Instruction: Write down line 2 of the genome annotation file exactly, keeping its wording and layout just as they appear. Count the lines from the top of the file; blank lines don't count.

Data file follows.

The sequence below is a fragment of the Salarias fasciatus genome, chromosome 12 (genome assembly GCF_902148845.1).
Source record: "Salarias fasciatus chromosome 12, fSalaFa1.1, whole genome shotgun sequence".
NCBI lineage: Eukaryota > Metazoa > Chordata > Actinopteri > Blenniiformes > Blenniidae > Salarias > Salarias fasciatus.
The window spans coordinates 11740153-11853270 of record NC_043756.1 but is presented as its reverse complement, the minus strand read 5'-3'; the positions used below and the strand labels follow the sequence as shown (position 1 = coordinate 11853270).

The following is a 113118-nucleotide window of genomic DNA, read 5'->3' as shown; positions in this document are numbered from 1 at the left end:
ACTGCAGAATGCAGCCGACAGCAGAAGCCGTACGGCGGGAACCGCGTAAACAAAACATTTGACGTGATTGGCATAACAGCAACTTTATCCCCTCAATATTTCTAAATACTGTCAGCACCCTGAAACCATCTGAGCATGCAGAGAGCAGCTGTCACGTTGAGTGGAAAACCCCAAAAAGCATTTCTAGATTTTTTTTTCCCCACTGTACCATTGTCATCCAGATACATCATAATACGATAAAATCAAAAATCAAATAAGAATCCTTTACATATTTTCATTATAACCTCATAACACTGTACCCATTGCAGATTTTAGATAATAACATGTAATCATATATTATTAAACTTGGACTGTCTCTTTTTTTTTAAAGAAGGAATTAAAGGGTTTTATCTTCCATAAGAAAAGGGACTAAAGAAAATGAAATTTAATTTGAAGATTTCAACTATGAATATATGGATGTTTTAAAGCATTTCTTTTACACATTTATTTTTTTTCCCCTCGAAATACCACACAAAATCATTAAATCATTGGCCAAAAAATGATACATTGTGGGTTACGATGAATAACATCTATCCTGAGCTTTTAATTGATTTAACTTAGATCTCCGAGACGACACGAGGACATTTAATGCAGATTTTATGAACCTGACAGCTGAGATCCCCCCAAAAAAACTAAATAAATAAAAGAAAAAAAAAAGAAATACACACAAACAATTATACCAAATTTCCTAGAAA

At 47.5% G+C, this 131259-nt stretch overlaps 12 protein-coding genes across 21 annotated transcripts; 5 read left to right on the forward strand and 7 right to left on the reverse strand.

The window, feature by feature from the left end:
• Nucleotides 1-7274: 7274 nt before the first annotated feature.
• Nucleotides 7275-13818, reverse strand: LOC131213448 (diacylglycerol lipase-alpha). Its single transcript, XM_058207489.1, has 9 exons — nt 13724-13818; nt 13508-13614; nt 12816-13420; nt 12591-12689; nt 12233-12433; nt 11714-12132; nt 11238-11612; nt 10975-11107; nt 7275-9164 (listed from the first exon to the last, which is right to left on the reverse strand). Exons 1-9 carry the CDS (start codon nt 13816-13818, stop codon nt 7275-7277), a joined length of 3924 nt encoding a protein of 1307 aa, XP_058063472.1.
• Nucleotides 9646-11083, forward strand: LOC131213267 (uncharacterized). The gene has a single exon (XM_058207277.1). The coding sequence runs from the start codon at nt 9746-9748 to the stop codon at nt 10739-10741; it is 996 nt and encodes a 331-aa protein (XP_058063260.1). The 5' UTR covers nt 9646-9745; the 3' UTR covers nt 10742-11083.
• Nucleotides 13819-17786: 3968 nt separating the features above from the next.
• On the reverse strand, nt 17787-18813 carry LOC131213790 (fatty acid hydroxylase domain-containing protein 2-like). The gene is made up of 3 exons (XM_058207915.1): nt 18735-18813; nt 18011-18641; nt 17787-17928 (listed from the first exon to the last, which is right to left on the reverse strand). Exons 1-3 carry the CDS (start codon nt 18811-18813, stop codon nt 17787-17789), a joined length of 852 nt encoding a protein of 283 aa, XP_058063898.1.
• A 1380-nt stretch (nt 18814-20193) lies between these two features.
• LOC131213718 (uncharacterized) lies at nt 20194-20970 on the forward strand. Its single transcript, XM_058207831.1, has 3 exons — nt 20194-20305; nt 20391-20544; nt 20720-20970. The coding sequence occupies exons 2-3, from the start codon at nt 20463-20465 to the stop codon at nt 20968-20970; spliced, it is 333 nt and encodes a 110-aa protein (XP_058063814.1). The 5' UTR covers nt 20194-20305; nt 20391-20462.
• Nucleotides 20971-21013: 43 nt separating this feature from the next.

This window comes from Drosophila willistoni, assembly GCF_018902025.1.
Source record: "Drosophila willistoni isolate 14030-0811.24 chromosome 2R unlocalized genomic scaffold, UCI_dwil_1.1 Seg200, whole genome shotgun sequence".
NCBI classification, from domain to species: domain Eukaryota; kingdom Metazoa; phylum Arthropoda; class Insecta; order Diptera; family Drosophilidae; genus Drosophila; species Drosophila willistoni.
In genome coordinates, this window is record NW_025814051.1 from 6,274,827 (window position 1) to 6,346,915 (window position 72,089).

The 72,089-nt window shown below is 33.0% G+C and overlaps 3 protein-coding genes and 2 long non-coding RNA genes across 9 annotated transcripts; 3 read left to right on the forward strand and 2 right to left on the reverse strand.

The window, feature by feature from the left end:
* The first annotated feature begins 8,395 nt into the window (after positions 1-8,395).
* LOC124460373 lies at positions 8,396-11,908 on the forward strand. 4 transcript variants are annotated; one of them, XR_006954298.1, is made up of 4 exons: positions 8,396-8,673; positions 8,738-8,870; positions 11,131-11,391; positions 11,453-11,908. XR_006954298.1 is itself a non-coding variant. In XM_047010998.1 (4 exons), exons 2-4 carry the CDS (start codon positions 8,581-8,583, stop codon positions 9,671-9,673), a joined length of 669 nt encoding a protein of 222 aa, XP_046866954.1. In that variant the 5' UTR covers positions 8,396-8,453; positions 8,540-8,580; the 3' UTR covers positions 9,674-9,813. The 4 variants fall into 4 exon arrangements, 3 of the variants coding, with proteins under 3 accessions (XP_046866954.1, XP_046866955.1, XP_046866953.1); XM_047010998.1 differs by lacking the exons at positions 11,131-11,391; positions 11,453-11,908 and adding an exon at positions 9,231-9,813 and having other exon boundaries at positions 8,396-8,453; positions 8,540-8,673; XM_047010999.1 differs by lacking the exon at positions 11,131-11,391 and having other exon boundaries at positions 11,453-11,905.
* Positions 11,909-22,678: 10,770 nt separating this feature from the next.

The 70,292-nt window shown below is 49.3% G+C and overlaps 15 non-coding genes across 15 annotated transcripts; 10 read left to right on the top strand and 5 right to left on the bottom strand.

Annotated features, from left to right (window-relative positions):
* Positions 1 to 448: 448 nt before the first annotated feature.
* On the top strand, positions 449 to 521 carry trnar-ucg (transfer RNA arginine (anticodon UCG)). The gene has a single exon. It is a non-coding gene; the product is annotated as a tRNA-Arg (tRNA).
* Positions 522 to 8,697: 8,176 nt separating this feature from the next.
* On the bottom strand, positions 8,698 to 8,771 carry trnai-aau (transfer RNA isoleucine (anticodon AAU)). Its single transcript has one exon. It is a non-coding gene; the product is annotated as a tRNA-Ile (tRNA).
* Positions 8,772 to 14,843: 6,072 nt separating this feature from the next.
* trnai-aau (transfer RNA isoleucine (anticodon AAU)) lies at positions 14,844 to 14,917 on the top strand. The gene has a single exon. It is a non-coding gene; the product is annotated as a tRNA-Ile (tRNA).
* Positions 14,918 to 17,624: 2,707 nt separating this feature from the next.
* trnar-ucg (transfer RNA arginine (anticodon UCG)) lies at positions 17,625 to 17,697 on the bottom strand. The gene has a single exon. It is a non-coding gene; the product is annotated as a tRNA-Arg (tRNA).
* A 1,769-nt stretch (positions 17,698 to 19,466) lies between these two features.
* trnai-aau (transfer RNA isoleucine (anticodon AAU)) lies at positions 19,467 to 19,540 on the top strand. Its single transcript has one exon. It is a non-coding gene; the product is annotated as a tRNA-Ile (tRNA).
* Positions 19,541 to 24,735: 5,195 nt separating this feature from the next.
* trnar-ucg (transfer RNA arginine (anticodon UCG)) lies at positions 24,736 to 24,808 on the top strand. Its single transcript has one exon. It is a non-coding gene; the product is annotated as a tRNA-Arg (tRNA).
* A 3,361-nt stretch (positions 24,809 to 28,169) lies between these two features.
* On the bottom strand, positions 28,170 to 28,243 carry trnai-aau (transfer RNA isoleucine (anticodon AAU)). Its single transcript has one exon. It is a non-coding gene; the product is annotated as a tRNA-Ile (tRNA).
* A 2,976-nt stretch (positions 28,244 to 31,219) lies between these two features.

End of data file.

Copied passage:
Source record: "Salarias fasciatus chromosome 12, fSalaFa1.1, whole genome shotgun sequence".